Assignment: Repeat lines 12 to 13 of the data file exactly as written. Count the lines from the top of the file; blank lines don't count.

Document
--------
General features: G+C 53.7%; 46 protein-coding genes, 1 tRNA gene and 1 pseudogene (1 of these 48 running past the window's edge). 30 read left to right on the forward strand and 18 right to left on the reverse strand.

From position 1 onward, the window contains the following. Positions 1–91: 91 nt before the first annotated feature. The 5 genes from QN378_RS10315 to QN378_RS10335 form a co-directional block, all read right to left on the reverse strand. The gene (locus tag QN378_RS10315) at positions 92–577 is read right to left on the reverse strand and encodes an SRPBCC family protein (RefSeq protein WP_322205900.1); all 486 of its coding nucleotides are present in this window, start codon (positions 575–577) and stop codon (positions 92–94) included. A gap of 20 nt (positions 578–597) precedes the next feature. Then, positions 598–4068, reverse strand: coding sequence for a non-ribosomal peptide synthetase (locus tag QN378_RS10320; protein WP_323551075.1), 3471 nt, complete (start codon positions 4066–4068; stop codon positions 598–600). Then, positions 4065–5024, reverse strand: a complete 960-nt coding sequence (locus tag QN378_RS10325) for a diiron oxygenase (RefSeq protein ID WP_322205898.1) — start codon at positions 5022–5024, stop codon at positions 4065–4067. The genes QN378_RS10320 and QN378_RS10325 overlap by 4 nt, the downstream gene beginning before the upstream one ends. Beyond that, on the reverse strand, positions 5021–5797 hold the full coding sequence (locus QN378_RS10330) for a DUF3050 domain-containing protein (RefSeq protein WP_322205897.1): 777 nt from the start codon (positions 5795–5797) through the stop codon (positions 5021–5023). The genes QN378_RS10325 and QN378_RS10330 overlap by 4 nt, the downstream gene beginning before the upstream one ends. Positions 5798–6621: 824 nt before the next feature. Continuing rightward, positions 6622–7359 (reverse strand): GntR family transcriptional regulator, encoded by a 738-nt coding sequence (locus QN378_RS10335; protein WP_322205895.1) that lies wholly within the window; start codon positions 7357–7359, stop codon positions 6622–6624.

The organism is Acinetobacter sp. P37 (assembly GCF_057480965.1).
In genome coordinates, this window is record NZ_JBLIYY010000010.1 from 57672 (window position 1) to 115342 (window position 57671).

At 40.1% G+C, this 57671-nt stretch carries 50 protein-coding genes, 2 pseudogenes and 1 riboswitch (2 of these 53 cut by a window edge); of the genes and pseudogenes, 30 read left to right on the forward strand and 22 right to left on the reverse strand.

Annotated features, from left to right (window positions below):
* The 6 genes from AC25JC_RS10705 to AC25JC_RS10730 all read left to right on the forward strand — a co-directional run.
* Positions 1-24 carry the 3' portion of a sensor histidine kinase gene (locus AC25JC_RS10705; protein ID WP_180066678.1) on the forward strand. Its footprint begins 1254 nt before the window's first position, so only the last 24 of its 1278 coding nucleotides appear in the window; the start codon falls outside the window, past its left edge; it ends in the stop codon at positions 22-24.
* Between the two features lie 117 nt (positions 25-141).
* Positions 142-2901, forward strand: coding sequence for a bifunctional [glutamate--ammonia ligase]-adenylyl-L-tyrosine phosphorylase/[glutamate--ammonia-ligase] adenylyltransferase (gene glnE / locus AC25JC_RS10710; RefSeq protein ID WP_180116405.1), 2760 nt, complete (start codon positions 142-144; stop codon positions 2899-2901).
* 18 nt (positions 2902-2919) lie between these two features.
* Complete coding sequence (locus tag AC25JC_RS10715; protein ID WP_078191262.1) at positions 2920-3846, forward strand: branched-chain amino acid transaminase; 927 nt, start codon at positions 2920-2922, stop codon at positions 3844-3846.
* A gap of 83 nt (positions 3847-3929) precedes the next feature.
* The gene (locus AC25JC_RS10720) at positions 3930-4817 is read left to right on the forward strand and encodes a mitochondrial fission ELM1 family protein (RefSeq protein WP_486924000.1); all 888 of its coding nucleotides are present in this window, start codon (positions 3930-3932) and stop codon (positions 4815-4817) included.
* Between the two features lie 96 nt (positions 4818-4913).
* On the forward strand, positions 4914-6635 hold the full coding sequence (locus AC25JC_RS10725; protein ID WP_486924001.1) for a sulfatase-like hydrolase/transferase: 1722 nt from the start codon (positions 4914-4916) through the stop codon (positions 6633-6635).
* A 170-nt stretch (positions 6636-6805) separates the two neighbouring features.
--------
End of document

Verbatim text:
* Complete coding sequence (locus tag AC25JC_RS10715; protein ID WP_078191262.1) at positions 2920-3846, forward strand: branched-chain amino acid transaminase; 927 nt, start codon at positions 2920-2922, stop codon at positions 3844-3846.
* A gap of 83 nt (positions 3847-3929) precedes the next feature.